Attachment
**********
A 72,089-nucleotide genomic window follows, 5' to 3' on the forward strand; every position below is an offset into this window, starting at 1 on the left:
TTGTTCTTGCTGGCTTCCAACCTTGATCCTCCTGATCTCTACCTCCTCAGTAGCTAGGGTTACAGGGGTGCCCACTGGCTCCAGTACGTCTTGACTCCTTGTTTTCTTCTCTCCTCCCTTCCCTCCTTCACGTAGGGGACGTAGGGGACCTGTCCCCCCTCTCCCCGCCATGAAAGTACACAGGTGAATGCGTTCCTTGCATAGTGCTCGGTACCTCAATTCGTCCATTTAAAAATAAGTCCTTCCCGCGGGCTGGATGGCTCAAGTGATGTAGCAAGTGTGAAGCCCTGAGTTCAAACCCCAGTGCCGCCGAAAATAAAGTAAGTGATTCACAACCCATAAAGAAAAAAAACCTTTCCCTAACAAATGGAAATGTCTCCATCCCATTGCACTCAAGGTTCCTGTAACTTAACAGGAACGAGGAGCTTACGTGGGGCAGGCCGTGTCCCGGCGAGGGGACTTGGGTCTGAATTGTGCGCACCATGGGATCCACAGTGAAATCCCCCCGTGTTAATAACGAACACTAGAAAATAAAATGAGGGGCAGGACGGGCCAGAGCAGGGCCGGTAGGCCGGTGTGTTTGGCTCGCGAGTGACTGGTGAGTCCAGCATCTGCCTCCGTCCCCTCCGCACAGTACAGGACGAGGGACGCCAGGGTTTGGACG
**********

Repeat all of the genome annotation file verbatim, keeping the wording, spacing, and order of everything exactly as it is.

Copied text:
A 72,089-nucleotide genomic window follows, 5' to 3' on the forward strand; every position below is an offset into this window, starting at 1 on the left:
TTGTTCTTGCTGGCTTCCAACCTTGATCCTCCTGATCTCTACCTCCTCAGTAGCTAGGGTTACAGGGGTGCCCACTGGCTCCAGTACGTCTTGACTCCTTGTTTTCTTCTCTCCTCCCTTCCCTCCTTCACGTAGGGGACGTAGGGGACCTGTCCCCCCTCTCCCCGCCATGAAAGTACACAGGTGAATGCGTTCCTTGCATAGTGCTCGGTACCTCAATTCGTCCATTTAAAAATAAGTCCTTCCCGCGGGCTGGATGGCTCAAGTGATGTAGCAAGTGTGAAGCCCTGAGTTCAAACCCCAGTGCCGCCGAAAATAAAGTAAGTGATTCACAACCCATAAAGAAAAAAAACCTTTCCCTAACAAATGGAAATGTCTCCATCCCATTGCACTCAAGGTTCCTGTAACTTAACAGGAACGAGGAGCTTACGTGGGGCAGGCCGTGTCCCGGCGAGGGGACTTGGGTCTGAATTGTGCGCACCATGGGATCCACAGTGAAATCCCCCCGTGTTAATAACGAACACTAGAAAATAAAATGAGGGGCAGGACGGGCCAGAGCAGGGCCGGTAGGCCGGTGTGTTTGGCTCGCGAGTGACTGGTGAGTCCAGCATCTGCCTCCGTCCCCTCCGCACAGTACAGGACGAGGGACGCCAGGGTTTGGACG